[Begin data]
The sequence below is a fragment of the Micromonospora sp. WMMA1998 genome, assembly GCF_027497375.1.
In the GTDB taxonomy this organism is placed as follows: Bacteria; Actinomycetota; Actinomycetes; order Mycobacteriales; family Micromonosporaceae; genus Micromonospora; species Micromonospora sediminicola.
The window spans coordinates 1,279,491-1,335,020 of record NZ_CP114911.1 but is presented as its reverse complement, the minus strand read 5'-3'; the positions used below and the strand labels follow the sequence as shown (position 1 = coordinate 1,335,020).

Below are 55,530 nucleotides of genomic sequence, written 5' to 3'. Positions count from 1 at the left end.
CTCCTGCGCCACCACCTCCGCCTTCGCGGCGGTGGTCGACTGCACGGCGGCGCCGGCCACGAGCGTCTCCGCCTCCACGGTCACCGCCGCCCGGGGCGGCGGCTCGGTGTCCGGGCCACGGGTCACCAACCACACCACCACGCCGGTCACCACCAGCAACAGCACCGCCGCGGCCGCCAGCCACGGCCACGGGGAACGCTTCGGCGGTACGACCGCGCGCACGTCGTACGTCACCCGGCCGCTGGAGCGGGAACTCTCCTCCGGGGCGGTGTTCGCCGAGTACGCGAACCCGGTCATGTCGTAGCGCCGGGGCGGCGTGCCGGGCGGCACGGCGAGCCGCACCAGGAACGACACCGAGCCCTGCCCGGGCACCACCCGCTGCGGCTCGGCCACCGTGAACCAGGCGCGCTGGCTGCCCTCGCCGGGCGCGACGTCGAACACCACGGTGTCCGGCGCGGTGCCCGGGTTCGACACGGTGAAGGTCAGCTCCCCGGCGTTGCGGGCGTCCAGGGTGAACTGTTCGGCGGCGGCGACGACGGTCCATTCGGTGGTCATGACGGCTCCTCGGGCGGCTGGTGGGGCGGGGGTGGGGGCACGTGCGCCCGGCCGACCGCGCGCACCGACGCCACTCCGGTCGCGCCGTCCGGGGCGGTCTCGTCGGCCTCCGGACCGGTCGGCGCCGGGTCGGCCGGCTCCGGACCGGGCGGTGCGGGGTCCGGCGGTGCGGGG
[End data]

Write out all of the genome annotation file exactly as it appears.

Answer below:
The sequence below is a fragment of the Micromonospora sp. WMMA1998 genome, assembly GCF_027497375.1.
In the GTDB taxonomy this organism is placed as follows: Bacteria; Actinomycetota; Actinomycetes; order Mycobacteriales; family Micromonosporaceae; genus Micromonospora; species Micromonospora sediminicola.
The window spans coordinates 1,279,491-1,335,020 of record NZ_CP114911.1 but is presented as its reverse complement, the minus strand read 5'-3'; the positions used below and the strand labels follow the sequence as shown (position 1 = coordinate 1,335,020).

Below are 55,530 nucleotides of genomic sequence, written 5' to 3'. Positions count from 1 at the left end.
CTCCTGCGCCACCACCTCCGCCTTCGCGGCGGTGGTCGACTGCACGGCGGCGCCGGCCACGAGCGTCTCCGCCTCCACGGTCACCGCCGCCCGGGGCGGCGGCTCGGTGTCCGGGCCACGGGTCACCAACCACACCACCACGCCGGTCACCACCAGCAACAGCACCGCCGCGGCCGCCAGCCACGGCCACGGGGAACGCTTCGGCGGTACGACCGCGCGCACGTCGTACGTCACCCGGCCGCTGGAGCGGGAACTCTCCTCCGGGGCGGTGTTCGCCGAGTACGCGAACCCGGTCATGTCGTAGCGCCGGGGCGGCGTGCCGGGCGGCACGGCGAGCCGCACCAGGAACGACACCGAGCCCTGCCCGGGCACCACCCGCTGCGGCTCGGCCACCGTGAACCAGGCGCGCTGGCTGCCCTCGCCGGGCGCGACGTCGAACACCACGGTGTCCGGCGCGGTGCCCGGGTTCGACACGGTGAAGGTCAGCTCCCCGGCGTTGCGGGCGTCCAGGGTGAACTGTTCGGCGGCGGCGACGACGGTCCATTCGGTGGTCATGACGGCTCCTCGGGCGGCTGGTGGGGCGGGGGTGGGGGCACGTGCGCCCGGCCGACCGCGCGCACCGACGCCACTCCGGTCGCGCCGTCCGGGGCGGTCTCGTCGGCCTCCGGACCGGTCGGCGCCGGGTCGGCCGGCTCCGGACCGGGCGGTGCGGGGTCCGGCGGTGCGGGG